Wages in Asia outperform other regions - new ILO report

Wages in Asia have outperformed those in most other parts of the world, including the Western economies, according to a new report from the ILO. Between 2000 and 2011 wages in Asia almost doubled. Globally real average monthly wages grew by just under a quarter in the same period, while in the developed word the increase was only around 5 per cent over the entire period.

Press release | Bangkok, Thailand | 07 December 2012

BANGKOK (ILO News) – Wages in Asia have outperformed those in most other parts of the world, including the Western economies, according to a new report from the International Labour Organization (ILO).

Between 2000 and 2011 wages in Asia almost doubled. Globally real average monthly wages grew by just under a quarter in the same period, while in the developed word the increase was only around 5 per cent over the entire period.

The “Global Wage Report 2012/13: Wage and equitable growth”, is published on Friday 7 December by the ILO, the UN specialized agency that deals with work and work-related issues.

Asia’s good performance is mainly due to China, where wages in urban units have grown at an annual rate of 10 per cent or more over the past decade. When China is excluded from the analysis, wages in the rest of Asia have stagnated in recent years and were lower in real terms in 2011 than in 2007, the year before the global economic crisis.

“Given the solid economic performance of many countries in the region, this is a disappointing outcome,” said Yoshiteru Uramoto, ILO Regional Director for Asia and the Pacific. “So it’s not surprising that many workers are unhappy and that we are seeing labour unrest related to wage levels”.

Wage levels in developing Asia remain far lower than in Western countries, with average manufacturing wages in India, China and the Philippines well under US$2 per hour, compared to US$12.68 in Singapore and US$18.32 in Japan.

“The emerging economies of Asia have traditionally relied on exports and cheap labour as a source of economic growth,” said Sukti Dasgupta, the ILO’s head of Regional Economic and Social Analysis for Asia. “The global economic crisis has shown the limitations of this approach. Giving workers greater purchasing power can help to strengthen domestic consumption as a stable source of demand and reduce the reliance on exports.”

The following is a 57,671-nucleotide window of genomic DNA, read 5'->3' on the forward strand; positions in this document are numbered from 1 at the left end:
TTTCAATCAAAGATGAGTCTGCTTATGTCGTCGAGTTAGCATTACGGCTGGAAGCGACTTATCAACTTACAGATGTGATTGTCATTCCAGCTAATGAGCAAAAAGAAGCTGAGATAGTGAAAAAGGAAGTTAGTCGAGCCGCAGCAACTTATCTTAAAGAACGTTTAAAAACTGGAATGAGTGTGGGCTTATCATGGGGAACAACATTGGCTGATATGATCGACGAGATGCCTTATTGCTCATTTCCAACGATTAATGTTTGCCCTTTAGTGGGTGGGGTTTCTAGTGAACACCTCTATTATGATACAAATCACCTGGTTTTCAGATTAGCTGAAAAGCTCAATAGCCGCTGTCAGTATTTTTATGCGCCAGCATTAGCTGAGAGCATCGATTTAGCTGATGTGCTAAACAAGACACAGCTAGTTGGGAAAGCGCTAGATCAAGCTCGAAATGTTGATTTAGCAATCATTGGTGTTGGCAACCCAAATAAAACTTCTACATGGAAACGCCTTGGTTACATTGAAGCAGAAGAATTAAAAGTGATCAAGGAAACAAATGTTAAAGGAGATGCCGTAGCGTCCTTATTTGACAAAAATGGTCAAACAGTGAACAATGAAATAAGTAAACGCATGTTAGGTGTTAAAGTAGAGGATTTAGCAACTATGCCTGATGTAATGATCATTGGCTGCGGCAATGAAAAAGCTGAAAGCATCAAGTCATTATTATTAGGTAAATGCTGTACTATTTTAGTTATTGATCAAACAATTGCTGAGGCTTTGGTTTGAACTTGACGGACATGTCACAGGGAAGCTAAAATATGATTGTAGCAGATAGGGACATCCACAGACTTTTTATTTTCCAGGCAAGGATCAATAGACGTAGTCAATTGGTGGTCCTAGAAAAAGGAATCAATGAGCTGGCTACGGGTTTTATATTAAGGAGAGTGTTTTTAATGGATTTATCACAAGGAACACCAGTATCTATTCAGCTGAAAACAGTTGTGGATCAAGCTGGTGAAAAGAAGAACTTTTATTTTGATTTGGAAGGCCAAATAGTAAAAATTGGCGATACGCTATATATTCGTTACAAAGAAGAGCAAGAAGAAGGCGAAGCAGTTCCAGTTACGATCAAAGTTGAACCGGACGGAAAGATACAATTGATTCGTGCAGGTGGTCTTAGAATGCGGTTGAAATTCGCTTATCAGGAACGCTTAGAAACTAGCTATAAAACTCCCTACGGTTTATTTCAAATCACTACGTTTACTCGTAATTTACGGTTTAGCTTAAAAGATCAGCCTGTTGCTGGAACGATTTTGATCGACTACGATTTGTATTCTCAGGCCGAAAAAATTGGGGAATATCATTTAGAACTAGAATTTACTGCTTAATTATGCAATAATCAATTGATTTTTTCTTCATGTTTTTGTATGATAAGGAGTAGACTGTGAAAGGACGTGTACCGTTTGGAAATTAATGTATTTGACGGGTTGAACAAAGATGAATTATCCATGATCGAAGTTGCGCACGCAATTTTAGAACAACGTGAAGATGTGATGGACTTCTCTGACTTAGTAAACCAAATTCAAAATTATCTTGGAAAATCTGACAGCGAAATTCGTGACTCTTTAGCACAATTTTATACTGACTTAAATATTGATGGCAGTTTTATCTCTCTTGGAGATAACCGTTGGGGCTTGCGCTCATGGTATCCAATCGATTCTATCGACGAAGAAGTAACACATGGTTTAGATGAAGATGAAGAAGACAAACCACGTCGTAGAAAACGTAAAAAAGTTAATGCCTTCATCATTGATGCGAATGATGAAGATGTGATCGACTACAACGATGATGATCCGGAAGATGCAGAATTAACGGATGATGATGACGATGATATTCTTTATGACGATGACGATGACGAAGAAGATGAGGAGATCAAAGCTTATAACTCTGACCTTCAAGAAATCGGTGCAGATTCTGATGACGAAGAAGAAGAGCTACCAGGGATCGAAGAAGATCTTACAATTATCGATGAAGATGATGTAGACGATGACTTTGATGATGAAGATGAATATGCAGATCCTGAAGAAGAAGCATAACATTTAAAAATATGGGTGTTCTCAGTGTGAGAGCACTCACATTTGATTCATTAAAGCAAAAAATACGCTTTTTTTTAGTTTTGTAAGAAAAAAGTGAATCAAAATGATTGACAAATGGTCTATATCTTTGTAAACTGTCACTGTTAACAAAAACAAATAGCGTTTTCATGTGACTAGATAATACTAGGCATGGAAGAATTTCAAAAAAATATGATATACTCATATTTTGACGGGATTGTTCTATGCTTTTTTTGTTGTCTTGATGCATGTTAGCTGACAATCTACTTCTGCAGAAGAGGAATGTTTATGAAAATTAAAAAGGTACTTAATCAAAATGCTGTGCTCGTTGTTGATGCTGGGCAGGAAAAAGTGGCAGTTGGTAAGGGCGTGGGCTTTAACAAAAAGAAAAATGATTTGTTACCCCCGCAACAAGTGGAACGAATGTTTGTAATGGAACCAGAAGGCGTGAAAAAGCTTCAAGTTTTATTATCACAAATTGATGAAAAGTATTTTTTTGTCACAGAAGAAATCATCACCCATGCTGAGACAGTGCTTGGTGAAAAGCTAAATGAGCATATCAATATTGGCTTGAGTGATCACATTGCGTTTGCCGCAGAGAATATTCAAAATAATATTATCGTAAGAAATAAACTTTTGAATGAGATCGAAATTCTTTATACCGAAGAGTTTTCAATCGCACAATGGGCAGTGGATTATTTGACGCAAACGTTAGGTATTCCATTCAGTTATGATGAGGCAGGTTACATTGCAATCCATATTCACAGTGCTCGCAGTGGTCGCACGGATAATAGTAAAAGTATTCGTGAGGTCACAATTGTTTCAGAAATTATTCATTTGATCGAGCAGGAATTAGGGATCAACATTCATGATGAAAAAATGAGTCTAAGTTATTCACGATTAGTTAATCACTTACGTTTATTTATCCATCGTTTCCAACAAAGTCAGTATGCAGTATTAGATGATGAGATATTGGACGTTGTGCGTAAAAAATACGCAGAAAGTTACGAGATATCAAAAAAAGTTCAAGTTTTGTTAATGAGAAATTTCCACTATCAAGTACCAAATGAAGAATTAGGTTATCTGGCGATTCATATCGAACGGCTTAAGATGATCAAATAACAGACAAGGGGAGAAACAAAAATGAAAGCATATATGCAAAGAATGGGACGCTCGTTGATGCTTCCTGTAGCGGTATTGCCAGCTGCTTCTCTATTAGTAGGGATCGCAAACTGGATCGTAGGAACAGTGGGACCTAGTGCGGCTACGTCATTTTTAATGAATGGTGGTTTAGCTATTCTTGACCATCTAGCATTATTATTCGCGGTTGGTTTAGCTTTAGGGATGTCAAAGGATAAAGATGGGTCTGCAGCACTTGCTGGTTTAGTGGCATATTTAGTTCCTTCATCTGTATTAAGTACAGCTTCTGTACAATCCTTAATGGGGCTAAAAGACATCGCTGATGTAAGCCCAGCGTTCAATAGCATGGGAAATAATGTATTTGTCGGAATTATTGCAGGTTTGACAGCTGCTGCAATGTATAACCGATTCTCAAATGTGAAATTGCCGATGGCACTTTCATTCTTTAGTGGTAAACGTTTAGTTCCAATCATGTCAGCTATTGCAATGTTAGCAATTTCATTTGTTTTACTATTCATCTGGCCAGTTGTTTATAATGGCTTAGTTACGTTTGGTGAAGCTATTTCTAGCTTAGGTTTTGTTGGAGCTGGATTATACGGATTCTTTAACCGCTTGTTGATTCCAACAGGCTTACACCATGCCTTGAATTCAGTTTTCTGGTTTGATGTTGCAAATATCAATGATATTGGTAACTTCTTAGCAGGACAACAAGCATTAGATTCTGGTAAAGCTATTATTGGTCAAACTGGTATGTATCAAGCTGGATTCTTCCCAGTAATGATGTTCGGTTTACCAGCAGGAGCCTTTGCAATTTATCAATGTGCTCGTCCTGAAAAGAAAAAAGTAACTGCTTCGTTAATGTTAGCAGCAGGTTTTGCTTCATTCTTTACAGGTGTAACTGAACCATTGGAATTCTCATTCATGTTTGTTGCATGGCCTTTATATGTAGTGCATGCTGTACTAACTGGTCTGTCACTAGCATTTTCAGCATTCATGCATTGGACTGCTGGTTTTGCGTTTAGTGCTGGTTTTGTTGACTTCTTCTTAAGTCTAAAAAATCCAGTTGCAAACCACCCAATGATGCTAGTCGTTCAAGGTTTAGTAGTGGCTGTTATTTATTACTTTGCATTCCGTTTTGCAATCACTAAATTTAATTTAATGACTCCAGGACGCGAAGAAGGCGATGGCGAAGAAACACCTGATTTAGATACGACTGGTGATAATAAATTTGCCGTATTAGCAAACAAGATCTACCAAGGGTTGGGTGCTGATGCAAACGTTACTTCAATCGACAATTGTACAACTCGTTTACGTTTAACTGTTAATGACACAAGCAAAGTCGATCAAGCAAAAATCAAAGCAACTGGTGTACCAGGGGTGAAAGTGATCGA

The report calls on countries to reconnect wages and productivity, and to strengthen wage-setting institutions such as collective bargaining between trade unions and employers and minimum wage legislation.

“Across the Asian region, we see a renewed interest in minimum wages in countries such as Thailand and Malaysia,” said Malte Luebker, ILO's Senior Regional Wage Specialist. “If properly designed, minimum wages have proved an effective policy tool which can provide a decent wage floor and protect low-paid workers against unduly low wages”.

According to the report, minimum wages should be set by authorities after consultation with trade unions and employers, and they should strike a balance between the needs of workers and their families and economic factors, including levels of productivity.

Further details of the Global Wage Report, and accompanying feature material, charts and interviews, can be found at: http://www.ilo.org/wage12.


 




















 

For further information please contact:


Ms Sophy Fisher
Senior Communication & Public Information Officer
ILO Regional Office for Asia and the Pacific
Tel.: 02 288 2482
Email

Ms Krisdaporn Singhaseni
Information Officer
ILO Regional Office for Asia and the Pacific
Tel.: 02 288 1664
Email

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